1.3 Roles and activities for building relationships
Two characteristics that differentiate a professional relationship with young people from a personal one are the roles you play and the activities you use to promote young people’s learning and development.
There are seven key characters that practitioners take on, or act out, in their work with young people. These roles, and their underlying purpose, are summarised in Table 1.
Table 1 Practitioner roles and their purposes
|Ally||To provide support and approval; show commitment through thick and thin; encourage a ‘can-do’ attitude and bolster self-esteem|
|Emotional worker||To model and promote emotional literacy; the ability to recognise and handle feelings in oneself and in others|
|Catalyst||To provide the stimulus for change; challenge the assumptions that young people have about themselves and others; open the doors to new experiences|
|Mentor||To provide information, advice and learning opportunities; help young people to develop skills such as decision making; encourage young people to think through why they do what they do and what might enhance their life chances|
|Advocate||To act on behalf of young people when they don’t have confidence, but build their skills and confidence for self-advocacy|
|Facilitator||To help young people achieve tasks; manage group dynamics, recognising when to step in and when to let young people find their own way|
|Supervisor||To create an environment in which young people feel safe, physically and psychologically|
These are not rigid categories from which you must choose just one; rather, they illustrate the range and variety of the roles that you may be called on to play, depending on such factors as:
- the young people you are working with
- any issues that the young people (or you) might be facing
- the stage of the relationship you are forming
- organisational demands for accountability
- organisational context.
It is common for practitioners to feel most comfortable, and to operate most strongly, in particular roles: some may prefer to be a Facilitator, while others want to be an Advocate. With careful planning (and a little luck), an organisation will seek to put together a balanced team so that young people have access to practitioners playing a variety of roles. Even better, each worker learns to be flexible. The role you play will also depend on whether your work involves formal or informal education.
Activity 3 Thinking about the roles you play
You may decide to focus on trying out different roles. To do this effectively you first need to ask yourself about the type of role you play, what influences your choice and the context in which you use your roles in working with young people. Make a note of your responses to the following questions.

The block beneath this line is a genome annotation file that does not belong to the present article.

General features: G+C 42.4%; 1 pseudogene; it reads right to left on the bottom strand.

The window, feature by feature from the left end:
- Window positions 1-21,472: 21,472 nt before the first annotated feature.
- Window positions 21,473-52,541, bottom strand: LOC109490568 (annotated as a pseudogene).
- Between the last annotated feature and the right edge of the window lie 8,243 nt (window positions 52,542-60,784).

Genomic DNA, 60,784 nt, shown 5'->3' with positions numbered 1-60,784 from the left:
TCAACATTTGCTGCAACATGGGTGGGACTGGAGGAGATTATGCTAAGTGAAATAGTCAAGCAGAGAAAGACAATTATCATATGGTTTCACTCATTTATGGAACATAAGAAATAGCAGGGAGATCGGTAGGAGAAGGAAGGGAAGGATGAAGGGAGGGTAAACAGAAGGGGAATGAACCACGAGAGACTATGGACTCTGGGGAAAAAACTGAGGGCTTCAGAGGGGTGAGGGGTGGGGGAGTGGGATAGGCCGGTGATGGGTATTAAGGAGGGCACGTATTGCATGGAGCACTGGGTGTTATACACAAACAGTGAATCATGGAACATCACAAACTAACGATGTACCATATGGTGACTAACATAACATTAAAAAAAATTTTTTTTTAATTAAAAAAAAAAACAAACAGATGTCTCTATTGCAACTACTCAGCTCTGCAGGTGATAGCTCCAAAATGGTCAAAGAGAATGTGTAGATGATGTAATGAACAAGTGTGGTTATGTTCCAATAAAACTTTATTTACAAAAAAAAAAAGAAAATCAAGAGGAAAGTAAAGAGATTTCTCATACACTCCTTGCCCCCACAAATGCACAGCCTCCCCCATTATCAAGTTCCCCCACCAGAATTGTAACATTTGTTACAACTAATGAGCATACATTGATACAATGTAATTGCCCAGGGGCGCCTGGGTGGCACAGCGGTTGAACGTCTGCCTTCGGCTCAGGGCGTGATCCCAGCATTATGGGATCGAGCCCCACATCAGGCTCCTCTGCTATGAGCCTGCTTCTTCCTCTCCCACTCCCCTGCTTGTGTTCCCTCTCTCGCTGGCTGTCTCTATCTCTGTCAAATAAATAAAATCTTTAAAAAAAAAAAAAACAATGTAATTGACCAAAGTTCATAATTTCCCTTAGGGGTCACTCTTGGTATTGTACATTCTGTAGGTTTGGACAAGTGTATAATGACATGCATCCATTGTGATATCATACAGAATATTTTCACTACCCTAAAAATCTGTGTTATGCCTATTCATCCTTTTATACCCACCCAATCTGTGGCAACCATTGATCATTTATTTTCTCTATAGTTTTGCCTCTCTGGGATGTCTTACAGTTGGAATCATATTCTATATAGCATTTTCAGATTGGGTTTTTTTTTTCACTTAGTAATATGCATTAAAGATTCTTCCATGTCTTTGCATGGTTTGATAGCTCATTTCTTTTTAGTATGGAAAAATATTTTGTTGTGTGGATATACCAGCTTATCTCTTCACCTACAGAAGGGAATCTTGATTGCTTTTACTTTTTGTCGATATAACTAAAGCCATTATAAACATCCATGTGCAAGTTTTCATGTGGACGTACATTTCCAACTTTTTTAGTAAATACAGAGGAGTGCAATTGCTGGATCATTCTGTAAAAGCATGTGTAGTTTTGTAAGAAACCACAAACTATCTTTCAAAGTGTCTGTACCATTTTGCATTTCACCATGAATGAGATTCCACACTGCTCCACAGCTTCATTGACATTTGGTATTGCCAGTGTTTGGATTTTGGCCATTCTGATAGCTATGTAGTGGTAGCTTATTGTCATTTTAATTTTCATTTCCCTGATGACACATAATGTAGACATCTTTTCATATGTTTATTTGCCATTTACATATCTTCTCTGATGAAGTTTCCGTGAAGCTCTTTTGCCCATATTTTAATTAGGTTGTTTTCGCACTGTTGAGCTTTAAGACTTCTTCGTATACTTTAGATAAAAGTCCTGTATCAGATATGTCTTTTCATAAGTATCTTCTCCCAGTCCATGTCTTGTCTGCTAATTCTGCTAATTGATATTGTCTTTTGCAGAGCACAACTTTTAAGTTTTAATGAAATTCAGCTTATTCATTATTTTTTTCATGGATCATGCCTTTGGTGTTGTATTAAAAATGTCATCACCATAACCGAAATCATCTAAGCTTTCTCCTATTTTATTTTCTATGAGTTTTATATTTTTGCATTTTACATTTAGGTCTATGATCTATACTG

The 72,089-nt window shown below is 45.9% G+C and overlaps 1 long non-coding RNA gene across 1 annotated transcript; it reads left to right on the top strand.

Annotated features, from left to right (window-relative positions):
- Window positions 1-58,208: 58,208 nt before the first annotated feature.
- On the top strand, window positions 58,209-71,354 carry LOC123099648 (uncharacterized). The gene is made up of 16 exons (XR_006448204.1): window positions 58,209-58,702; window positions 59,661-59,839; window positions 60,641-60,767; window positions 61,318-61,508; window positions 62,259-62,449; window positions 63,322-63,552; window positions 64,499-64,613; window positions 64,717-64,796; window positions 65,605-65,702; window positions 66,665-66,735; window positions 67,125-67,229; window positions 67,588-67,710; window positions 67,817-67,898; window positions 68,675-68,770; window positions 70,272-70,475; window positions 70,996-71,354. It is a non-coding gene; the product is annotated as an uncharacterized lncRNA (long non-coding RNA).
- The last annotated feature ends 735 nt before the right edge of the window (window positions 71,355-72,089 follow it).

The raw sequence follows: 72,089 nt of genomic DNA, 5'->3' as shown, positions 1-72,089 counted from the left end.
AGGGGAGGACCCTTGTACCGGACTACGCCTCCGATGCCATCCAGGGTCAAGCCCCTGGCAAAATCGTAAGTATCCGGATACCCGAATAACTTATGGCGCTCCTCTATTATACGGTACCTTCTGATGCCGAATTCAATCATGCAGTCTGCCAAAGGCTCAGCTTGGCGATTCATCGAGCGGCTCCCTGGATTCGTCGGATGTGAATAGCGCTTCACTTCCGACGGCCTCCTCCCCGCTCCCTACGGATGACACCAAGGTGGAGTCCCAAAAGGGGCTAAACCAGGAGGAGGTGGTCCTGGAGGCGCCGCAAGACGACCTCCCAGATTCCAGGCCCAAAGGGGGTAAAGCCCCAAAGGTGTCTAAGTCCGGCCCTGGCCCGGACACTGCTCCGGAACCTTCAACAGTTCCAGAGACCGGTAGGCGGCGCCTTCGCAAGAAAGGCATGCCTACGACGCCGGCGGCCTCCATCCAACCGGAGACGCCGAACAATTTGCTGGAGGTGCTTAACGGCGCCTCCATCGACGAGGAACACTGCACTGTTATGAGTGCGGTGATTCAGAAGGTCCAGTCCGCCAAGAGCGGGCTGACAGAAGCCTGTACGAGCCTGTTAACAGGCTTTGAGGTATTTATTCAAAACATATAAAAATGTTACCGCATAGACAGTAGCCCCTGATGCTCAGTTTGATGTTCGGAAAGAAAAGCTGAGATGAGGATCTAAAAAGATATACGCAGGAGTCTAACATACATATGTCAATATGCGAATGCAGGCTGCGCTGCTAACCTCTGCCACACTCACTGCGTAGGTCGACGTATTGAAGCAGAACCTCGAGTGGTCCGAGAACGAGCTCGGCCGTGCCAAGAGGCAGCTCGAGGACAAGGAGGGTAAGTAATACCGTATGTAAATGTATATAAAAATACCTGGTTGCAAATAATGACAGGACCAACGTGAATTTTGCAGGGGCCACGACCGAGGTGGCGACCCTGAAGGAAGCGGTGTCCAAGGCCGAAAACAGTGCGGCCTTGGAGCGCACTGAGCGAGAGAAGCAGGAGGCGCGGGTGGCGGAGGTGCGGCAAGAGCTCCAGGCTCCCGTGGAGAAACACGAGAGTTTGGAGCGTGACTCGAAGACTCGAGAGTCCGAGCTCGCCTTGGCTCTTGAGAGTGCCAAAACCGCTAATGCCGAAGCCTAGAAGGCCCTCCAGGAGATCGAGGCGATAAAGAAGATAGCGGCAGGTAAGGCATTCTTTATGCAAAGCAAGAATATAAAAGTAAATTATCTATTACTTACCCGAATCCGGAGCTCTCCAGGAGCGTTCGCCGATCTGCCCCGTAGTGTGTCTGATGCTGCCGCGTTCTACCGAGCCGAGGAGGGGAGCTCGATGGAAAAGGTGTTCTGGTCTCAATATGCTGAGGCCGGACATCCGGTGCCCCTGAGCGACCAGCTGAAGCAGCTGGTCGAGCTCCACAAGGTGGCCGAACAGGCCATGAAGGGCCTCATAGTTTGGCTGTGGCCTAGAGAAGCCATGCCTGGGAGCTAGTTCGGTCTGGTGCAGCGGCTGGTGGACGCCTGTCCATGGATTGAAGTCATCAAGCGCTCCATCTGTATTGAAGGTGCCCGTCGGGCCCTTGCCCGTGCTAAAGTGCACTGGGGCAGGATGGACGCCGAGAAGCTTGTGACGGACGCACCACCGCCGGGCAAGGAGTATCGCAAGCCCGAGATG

Type of role
Are you conscious of the roles you play in your relationships with young people? Make a list of these roles.
Why do you think your role may differ? Is it because you are working with different young people? On the other hand, perhaps it has something to do with the values guiding your work with young people?
Do some roles fit your views on the wider purpose of building relationships with young people? Alternatively, could it have more to do with the kind of person you are (or think you are)?
What helps or hinders your attempts to act in different roles with different young people in different situations? Having considered your own organisation’s policies in earlier study guides, are there any organisational constraints? Are you conscious that some roles are looked on more favourably by colleagues or your line manager?
Can you think of situations in which you believe a young person would like you to be acting in one role, whereas you think another would be more appropriate? Describe one such situation and reflect on the reasons for this. You could discuss this with the young person and record how their opinion influenced your thinking.
You could also open up a discussion with a young person on the roles you might play, by focusing on roles young people want you to play.
This activity is personal to you, so there are no right or wrong answers to these questions. Having considered which role you currently play, you are now in a better position to understand how you might adopt other roles and why.
Working with young people traditionally involves engaging in practical activities – sometimes in pursuit of educational goals, sometimes with a ‘health and fitness’ agenda, sometimes with a ‘community development’ orientation. You may associate such activities more with group work, but they are also useful as a tool and, as a context, for developing relationships. Engaging young people in activities that they find pleasurable means they are more likely to be relaxed and to chat with people around them. In addition, by allowing them to choose activities they want to take part in, you can get to know more about their interests and their talents, as well as provide the sense of safety needed in the early stages of building a relationship. By offering a range of activities, you can support young people in their own personal development – cajoling and confronting them, when you feel that your relationship allows it, to encourage them to extend themselves. Whether you decide to concentrate on your role or a particular activity, you will also need to consider the skills you need to develop and manage the different phases of your relationships.